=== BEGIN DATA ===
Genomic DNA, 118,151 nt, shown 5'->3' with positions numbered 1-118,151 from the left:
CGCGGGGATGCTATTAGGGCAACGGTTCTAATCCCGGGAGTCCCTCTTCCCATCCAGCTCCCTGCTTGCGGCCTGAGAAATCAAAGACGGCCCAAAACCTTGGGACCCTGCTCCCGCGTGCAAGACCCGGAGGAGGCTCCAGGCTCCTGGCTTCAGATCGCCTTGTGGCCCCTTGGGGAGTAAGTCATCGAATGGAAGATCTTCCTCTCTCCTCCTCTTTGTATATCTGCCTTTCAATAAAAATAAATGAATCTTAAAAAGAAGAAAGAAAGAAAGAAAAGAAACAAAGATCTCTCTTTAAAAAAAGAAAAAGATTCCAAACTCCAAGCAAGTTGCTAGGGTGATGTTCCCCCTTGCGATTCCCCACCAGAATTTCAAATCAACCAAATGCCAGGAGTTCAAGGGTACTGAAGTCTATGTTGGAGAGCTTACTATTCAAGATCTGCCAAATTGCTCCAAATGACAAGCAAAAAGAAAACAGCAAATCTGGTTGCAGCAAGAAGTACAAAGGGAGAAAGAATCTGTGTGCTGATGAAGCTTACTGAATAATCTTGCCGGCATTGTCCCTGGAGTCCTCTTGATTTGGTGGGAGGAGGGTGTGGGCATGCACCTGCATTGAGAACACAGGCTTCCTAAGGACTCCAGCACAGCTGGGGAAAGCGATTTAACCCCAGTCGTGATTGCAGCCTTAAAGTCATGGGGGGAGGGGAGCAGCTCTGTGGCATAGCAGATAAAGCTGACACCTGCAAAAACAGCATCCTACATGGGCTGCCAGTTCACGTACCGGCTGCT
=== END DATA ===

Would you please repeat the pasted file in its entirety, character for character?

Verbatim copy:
Genomic DNA, 118,151 nt, shown 5'->3' with positions numbered 1-118,151 from the left:
CGCGGGGATGCTATTAGGGCAACGGTTCTAATCCCGGGAGTCCCTCTTCCCATCCAGCTCCCTGCTTGCGGCCTGAGAAATCAAAGACGGCCCAAAACCTTGGGACCCTGCTCCCGCGTGCAAGACCCGGAGGAGGCTCCAGGCTCCTGGCTTCAGATCGCCTTGTGGCCCCTTGGGGAGTAAGTCATCGAATGGAAGATCTTCCTCTCTCCTCCTCTTTGTATATCTGCCTTTCAATAAAAATAAATGAATCTTAAAAAGAAGAAAGAAAGAAAGAAAAGAAACAAAGATCTCTCTTTAAAAAAAGAAAAAGATTCCAAACTCCAAGCAAGTTGCTAGGGTGATGTTCCCCCTTGCGATTCCCCACCAGAATTTCAAATCAACCAAATGCCAGGAGTTCAAGGGTACTGAAGTCTATGTTGGAGAGCTTACTATTCAAGATCTGCCAAATTGCTCCAAATGACAAGCAAAAAGAAAACAGCAAATCTGGTTGCAGCAAGAAGTACAAAGGGAGAAAGAATCTGTGTGCTGATGAAGCTTACTGAATAATCTTGCCGGCATTGTCCCTGGAGTCCTCTTGATTTGGTGGGAGGAGGGTGTGGGCATGCACCTGCATTGAGAACACAGGCTTCCTAAGGACTCCAGCACAGCTGGGGAAAGCGATTTAACCCCAGTCGTGATTGCAGCCTTAAAGTCATGGGGGGAGGGGAGCAGCTCTGTGGCATAGCAGATAAAGCTGACACCTGCAAAAACAGCATCCTACATGGGCTGCCAGTTCACGTACCGGCTGCT